• Medium Yarn
    • They used ‘I Love This Cotton’ yarn, but I will be using Red Heart. Just make sure that you have the colors white, yellow, and orange. I would follow the picture.
  • Crochet Hook 5.0 mm
  • Sewing needle

Now we know what we need, let’s begin! As always, I will break this down in Steps, but I do let you know where to begin or end the rows as well!

Step 1: Take the yellow color yarn and chain 21.

Step 2: Single crochet in the 2nd chain from the hook (Not counting the chain that is on the hook). Single crochet each chain across,

Step 3: Chain 1. Work a single crochet decrease over the 1st 2 stitches. Single crochet in the next 16 stitches. Then do another single crochet decrease to the last 2 stitches. Turn your work.

Step 4: Chain 1. Single crochet in each stitch. Turn your work.

Step 5: Chain 1. Work a single crochet decrease over the 1st 2 stitches. Single crochet the next 14 stitches. Then, single crochet decrease the last 2 stitches. Turn your work.

Step 6: Chain 1. Single crochet each stitch across. Turn your work.

Step 7:  Chain 1. Work a single crochet decrease in the 1st 2 stitches. Single crochet in the next 12 stitches. Single crochet decrease the last 2 stitches. Turn your work.

Step 8: Change your color to Orange. Chain 1 and single crochet in each stitch across. Turn your work.

Step 9: Chain 1. Work a single crochet decrease over the 1st 2 stitches. Single crochet in the next 10 stitches. Single crochet decrease the last 2 stitches. Turn your work.

Step 10: Chain 1. Single crochet in each stitch across. Turn your work.

Step 11: Chain 1. Work a single crochet decrease in the 1st 2 stitches. Single crochet in the next 8 stitches. Single crochet decrease over the last 2 stitches. Turn your work.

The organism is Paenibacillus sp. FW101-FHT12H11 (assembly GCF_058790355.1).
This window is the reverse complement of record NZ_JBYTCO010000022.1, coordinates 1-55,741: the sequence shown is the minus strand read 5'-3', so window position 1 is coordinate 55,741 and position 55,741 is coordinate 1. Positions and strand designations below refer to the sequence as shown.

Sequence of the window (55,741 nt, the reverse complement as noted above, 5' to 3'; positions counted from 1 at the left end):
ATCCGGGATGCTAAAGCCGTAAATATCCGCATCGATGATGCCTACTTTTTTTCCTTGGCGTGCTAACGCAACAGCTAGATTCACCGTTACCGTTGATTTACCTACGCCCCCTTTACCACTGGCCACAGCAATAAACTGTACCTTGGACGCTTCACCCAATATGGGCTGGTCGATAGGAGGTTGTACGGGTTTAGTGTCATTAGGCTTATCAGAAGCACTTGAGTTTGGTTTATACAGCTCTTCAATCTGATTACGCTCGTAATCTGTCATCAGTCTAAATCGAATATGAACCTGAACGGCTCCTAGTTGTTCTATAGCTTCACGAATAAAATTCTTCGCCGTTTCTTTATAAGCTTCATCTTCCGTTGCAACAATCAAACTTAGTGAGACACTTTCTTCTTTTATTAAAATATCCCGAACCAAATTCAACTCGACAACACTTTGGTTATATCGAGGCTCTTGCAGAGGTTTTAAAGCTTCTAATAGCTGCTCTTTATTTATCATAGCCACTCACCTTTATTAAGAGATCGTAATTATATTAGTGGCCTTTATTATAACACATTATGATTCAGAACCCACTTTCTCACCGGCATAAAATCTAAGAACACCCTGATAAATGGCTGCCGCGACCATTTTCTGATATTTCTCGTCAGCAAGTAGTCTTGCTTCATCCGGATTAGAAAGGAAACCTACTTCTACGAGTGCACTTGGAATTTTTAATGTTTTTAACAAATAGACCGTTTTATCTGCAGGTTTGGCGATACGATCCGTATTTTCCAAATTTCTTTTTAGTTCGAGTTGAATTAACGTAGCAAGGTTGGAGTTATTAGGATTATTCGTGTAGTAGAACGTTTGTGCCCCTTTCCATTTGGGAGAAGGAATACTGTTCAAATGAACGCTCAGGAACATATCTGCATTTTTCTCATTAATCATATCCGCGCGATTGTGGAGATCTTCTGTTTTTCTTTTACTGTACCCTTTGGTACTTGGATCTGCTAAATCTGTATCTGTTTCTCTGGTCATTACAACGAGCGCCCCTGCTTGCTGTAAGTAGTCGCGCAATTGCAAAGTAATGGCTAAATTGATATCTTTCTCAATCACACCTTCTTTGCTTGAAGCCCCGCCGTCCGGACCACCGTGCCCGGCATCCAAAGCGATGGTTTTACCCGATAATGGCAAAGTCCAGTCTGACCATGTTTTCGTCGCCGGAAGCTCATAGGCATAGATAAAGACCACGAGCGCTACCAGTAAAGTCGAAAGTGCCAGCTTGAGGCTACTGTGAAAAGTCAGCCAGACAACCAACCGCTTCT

Step 12: Chain 1 Single crochet in each stitch across. Turn your work.

Step 13: Chain 1. Work a single crochet decrease over the 1st 2 stitches. Single crochet the next 6 stitches. Single crochet decrease the last 2 stitches. Turn your work.

Step 14: Change the color to White. Chain 1. Single crochet in each stitch across. Turn your work.

Step 15: Chain 1. Work a single crochet decrease over the 1st 2 stitches. Single crochet in the next 4 stitches. Single crochet decrease in the last 2 stitches. Turn your work.

Step 16: Chain 1. Single crochet each stitch across. Turn your work.

Step 17: Chain 1. Work a single crochet decrease in the 1st 2 stitches. Single crochet in the next 2 stitches. Single crochet decrease in the last 2 stitches. Turn your work.

Step 18: Chain 1. Single crochet each stitch across. Turn your work.

Step 19: Chain 1. Work 2 single crochet decrease. Turn your work.

Step 20: Chain 1. Work 1 single crochet decrease. Fasten off and sew the ends into the project.

There you go! These coasters are perfect to have for the month of Halloween! Even if you don’t use coasters, you can always make a bunch and hang them up as decorations!